If there’s one thing the pandemic made many people realize, it’s that the freedom to move around unhampered was one that was taken for granted.
At the height of the lockdowns, when exercising outdoors was limited to a small radius relative to one’s home, runners like Angie Limbaco had to content themselves with sprinting up and down multiple flights of stairs in their condo.
The public relations practitioner is also a long-distance runner who has joined and completed a number of international marathons. Prepandemic, her running coach, Ken Mendola (@ken_mendola on Instagram), prepared her for the grueling task of completing a full, 42-kilometer marathon.
Once restrictions were loosened, Limbaco started again running twice weekly with Mendola; the rest of the week she runs solo around her Makati neighborhood. All of this is in preparation for the London marathon scheduled later this year, and which she has set her sights on completing.
The interest in running as a sport is one that continues to grow. Mendola now trains lawyers, professionals and even a Quezon City police station commander. All of them willingly make the trek to Westgate in Alabang before dawn on Sundays for long-distance training with their coach.
During one gray, rainy Sunday morning last month, the group ran around the empty streets solo, in pairs or trios. Their moisture-wicking neon singlets, racer-back tops and shorts were no match for the steady downpour.
Despite this, they seemed determined to complete the circuit set by Mendola. Every so often, they would glance at their waterproof watches.
“They do that because they want to beat their personal best,” Mendola told Lifestyle. “When you train for a marathon, you’re really not competing against the other runners. You’re competing against yourself because you want to beat your time, hopefully set a new personal record.”
From coaching a couple of runners emerging after the midyear lockdown, he now trains dozens, twice a week.
The runners are divided into two groups, with the first meeting on Wednesdays and the second, on Thursdays.
“We run short distances on weekdays. These are speed runs. Long-distance runs are on Sundays and everyone participates. It takes 10 to 12 weeks of training before a runner is deemed ready for a 10-km marathon. Their goal is to complete the 10K in under an hour. Now, half of them can do it in less than 50 minutes,” Mendola said.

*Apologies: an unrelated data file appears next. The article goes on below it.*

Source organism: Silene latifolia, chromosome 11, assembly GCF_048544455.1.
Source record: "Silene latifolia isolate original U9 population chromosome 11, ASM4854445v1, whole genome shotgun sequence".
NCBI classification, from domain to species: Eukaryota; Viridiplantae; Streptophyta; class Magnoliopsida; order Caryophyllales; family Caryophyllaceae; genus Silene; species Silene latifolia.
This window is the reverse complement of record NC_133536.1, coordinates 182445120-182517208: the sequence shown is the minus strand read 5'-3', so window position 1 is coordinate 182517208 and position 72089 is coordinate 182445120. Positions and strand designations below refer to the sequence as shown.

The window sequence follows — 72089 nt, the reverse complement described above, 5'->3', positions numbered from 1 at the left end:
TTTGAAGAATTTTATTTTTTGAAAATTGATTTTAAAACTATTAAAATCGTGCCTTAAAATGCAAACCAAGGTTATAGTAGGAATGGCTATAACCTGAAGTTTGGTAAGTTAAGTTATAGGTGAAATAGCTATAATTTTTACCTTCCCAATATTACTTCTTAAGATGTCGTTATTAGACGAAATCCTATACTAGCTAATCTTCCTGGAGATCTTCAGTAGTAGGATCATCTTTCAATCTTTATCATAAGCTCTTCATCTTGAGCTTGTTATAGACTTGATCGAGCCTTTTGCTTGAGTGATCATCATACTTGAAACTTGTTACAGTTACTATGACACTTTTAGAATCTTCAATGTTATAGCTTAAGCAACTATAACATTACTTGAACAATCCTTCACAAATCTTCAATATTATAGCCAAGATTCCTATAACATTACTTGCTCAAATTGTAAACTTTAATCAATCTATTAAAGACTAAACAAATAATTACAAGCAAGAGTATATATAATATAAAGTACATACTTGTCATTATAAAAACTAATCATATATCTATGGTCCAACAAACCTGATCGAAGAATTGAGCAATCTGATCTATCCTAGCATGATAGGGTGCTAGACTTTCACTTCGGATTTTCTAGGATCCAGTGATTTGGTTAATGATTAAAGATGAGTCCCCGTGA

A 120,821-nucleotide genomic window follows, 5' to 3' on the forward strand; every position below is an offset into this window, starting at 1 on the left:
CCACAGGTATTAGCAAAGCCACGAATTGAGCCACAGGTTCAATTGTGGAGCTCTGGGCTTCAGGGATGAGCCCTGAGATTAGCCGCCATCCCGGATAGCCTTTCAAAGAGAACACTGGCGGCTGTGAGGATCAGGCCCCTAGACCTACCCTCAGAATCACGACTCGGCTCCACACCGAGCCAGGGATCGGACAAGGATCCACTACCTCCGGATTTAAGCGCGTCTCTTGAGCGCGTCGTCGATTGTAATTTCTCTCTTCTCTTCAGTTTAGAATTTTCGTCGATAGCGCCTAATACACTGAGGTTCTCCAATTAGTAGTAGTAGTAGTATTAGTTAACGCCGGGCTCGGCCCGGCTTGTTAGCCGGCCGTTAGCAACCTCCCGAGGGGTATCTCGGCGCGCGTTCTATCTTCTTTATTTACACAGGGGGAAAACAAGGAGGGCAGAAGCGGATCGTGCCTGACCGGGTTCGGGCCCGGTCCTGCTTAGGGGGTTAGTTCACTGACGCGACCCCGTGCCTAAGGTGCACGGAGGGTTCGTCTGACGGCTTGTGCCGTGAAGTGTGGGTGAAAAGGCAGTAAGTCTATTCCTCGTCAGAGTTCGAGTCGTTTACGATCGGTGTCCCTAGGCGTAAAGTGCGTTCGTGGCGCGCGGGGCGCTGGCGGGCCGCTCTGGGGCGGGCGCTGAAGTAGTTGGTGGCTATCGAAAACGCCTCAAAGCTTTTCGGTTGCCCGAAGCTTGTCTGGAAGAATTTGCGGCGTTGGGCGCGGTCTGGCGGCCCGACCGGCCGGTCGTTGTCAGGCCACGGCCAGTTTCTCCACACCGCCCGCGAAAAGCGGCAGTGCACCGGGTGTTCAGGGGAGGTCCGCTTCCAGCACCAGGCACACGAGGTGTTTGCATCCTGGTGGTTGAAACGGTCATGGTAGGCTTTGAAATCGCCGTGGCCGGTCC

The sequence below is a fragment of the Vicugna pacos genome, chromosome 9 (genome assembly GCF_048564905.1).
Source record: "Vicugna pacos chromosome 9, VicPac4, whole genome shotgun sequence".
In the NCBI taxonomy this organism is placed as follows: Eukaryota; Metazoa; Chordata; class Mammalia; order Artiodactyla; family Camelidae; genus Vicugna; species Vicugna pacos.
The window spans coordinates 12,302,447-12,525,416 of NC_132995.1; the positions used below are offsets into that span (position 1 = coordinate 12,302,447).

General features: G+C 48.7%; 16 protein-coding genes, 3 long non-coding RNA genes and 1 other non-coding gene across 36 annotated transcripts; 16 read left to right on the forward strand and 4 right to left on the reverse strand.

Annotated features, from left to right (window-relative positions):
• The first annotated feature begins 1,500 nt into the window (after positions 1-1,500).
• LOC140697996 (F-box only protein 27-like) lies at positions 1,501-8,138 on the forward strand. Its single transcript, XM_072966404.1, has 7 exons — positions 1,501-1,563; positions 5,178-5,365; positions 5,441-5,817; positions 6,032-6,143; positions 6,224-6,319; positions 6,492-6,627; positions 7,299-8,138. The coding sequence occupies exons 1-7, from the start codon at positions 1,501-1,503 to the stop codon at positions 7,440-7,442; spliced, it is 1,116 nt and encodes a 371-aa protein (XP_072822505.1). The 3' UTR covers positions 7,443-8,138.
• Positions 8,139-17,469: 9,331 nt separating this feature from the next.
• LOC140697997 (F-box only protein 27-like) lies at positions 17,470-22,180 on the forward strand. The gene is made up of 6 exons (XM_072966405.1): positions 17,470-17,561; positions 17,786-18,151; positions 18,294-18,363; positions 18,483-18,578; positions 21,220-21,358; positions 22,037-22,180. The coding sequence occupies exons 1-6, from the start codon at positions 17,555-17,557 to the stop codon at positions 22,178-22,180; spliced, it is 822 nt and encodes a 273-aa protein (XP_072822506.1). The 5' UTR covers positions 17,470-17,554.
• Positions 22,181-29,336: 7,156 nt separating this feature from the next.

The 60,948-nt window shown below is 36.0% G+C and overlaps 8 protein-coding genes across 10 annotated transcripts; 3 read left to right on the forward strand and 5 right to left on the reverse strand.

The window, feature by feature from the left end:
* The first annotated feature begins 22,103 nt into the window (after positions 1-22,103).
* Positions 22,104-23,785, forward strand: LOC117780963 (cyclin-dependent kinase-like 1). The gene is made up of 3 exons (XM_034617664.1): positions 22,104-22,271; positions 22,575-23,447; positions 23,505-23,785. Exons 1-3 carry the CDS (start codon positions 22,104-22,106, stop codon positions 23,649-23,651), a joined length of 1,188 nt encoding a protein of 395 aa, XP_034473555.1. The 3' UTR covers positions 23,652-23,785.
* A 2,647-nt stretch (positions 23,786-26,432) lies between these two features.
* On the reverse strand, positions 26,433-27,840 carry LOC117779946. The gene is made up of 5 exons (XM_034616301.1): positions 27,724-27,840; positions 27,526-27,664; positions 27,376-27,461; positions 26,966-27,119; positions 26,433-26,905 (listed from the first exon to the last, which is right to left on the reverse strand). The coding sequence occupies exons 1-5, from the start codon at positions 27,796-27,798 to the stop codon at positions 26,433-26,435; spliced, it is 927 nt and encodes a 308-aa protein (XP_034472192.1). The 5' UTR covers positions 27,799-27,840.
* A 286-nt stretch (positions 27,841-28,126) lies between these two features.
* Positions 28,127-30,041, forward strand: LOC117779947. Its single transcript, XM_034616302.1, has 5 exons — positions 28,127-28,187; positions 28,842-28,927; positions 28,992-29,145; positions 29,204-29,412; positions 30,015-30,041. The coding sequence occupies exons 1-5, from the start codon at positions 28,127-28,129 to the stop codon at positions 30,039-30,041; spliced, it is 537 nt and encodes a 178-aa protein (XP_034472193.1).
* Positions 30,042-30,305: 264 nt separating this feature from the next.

Lawyer Estrella “Star” Elamparo is a long-time runner and has completed four of the six “world majors,” including the ones in Tokyo, Berlin, Chicago and London. She’s training now for London, and has set her sights on Boston in 2023.
“I like training with Coach Ken because he’s very tutok (hands on) and comes up with structured individual training plans,” Elamparo said. “What I really like about the sport is that I’m not competing against anyone. When I’m running, my aim is always to improve.”
People who are considering taking up running often list improved health as one of their goals. Mendola is all for it, but first has to determine the person’s fitness level and their willingness to train.
“I ask them what days they are willing to run. Then we work from there,” he said.
Camille Aromas, head of legal at Huawei, only started running early last year.
“I wanted to do it correctly so I needed the help of a professional,” she said.
Aromas took to it fairly quickly and was even able to join the Paris marathon last year.
Despite her hectic schedule, she carved out pockets of time to train five to six times a week, and last October—with the permission of her boss, who also happens to be a marathon runner—she completed the Paris marathon.
“I really just wanted to break the monotony of my pandemic routine, but I also wanted to be the best runner I could possibly be,” Aromas said. “My friends are so surprised when they see me because I used to be so lazy; I only liked to party and drink. Now I’m not as uptight and angry when I’m at the office. I chalk it all up to the endorphins. Running makes me feel good.”
For Imelda “Inday Hepe” Reyes, running is also her stress reliever. She completed her first full marathon in her 40s.
“I wanted to run a 42K when I turned 42,” Reyes said. She signed up for the Bull Run, now known as the Dream Marathon, but as early as 1998, she was already running to keep herself in tiptop shape for her job on the police force. She is now station commander at the Anonas police station in Quezon City. Last November, she joined and completed virtually the New York marathon.
“I try to run three or four times a week, and am targeting to join the next Chicago marathon. Running for me is a way to release stress. It’s an escape from the real world for at least a few hours,” Reyes said.